February 8, 2023
A Family Vacation Platform: Nick, Dan and Matt Falcone

Photo: Norma Lopez Molina

In 2011, the Falcone brothers (from left, Nick, Dan and Matt) became franchisees for BurgerFi. They have since started Rentyl.

Rising Executives

A Family Vacation Platform: Nick, Dan and Matt Falcone

The Falcone brothers' rental booking site boasts advantages for resort owners and vacationers.

Mike Vogel | 12/31/2022

Rentyl, Kissimmee

The “aha” moment for the three Falcone brothers came when sales opened for a vacation real estate project in Orlando developed by their father, the legendary Art Falcone. The first 100 or so buyers didn’t want the houses for vacations. The buyers wanted them as investment properties to rent out to vacationers.

Nick Falcone, the eldest of the three, says he and brothers Dan and Matt realized over dinner that night that they could form a company that would play to resort developers, the investors buying the product and consumers wanting a place to stay.

Rentyl — pronounced like “rental” — was born. The Kissimmee-based company is a platform through which people book a house or condo at a resort. Rentyl has grown to represent 11,000 units in 75 resorts in 25 markets. Nick Falcone says the company aims to have 500 resorts in five years.

Rentyl is the newest unit of the brothers’ umbrella company, NDM Hospitality — a name taken from the first initials for Nick, 35, Dan, 33, and Matt, 31.

In 2011, in their early 20s, the brothers followed their father’s quick-service restaurant path by becoming franchisees for BurgerFi, at the time a one-store company. Their NDM — their father isn’t an investor — now owns 10 BurgerFi and other restaurants. NDM’s other subsidiaries do property management for resorts and clubs. NDM numbers 700 employees.

The case for Rentyl is that it offers developers the flexibility to continue to own units and derive booking revenue from them rather than selling. Nick Falcone says allying with Rentyl also stimulates buying from investors, leading to higher prices per square foot for the developer and a 200% to 400% increase in sales velocity. That in turn helps developers in obtaining project financing. For owners, whether a developer, individual investor or an existing resort, it’s another way to manage and market the property.

For vacationing families, the draw is getting the value of a house or condo rental, avoiding having to book a bunch of hotel rooms, but still receiving the consistency of a hotel brand with hotel service and resort amenities like a pool and golf course.

Rentyl faces plenty of competition from other online platforms, from resort and hotel chains’ own booking services and from vacation rental companies such as Vrbo and Airbnb. One advantage Rentyl properties offer is no Airbnb-like list of chores for visitors to complete upon checking out, Nick Falcone says.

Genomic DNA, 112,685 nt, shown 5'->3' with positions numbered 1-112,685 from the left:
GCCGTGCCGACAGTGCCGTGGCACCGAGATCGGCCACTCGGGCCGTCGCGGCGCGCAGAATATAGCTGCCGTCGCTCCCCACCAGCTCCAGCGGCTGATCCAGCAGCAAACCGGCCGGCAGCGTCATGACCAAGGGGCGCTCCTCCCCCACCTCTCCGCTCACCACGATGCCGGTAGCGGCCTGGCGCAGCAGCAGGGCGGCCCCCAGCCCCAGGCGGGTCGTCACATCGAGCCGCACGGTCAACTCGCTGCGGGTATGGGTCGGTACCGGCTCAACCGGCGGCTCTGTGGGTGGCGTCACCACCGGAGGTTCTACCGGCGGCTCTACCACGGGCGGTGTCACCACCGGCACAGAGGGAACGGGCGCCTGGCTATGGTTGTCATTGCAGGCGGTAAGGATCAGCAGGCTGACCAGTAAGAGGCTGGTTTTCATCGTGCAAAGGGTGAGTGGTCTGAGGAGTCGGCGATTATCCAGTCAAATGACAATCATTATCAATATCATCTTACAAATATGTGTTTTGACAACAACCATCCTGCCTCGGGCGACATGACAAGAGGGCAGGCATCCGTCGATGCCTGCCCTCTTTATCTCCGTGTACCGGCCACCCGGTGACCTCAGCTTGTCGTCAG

Rentyl in 2019 posted $25 million in booking revenue and hit $150 million in 2021. Nick Falcone projects $1 billion in 2023. Rentyl retains an undisclosed portion. The lion’s share goes to the property owner. Florida resorts working with Rentyl include Jack Nicklaus’ Bear’s Den Resort Orlando and resorts developed by the Falcones’ father — Eagle Trace Resort Orlando, Encore Resort at Reunion, Margaritaville Orlando and Spectrum Resort Orlando. Beyond Florida, resorts accessible through Rentyl are across the country, the Caribbean and other locales. Says Nick Falcone, “We’re looking to replicate that experience all over the world.” 

Tags: Feature, Rising Executives

Florida Business News

Florida News Releases

Florida Trend Video Pick

Big John, world’s largest triceratops, finds home at Glazer Children’s Museum
Big John, world’s largest triceratops, finds home at Glazer Children’s Museum

The 26-foot-long dinosaur made history when it was first discovered in South Dakota in 2014. And it made history again in 2021 when it fetched a record $7.7 million at an auction in Paris, the most ever paid for ancient bones that weren’t a T. rex. The winning bid came from Tampa entrepreneur Sidd Pagidipati, chairperson of Ayon Capitol and Better Health Group. He is lending Big John to the museum for the next three years.

Video Picks | Viewpoints@FloridaTrend

Ballot Box

Should Floridians selling real estate tell buyers if the property has been damaged from flooding?

  • Yes
  • No
  • Other (Please share your comments in the comment section below)

See Results

Florida Trend Media Company
490 1st Ave S
St Petersburg, FL 33701

© Copyright 2023 Trend Magazines Inc. All rights reserved.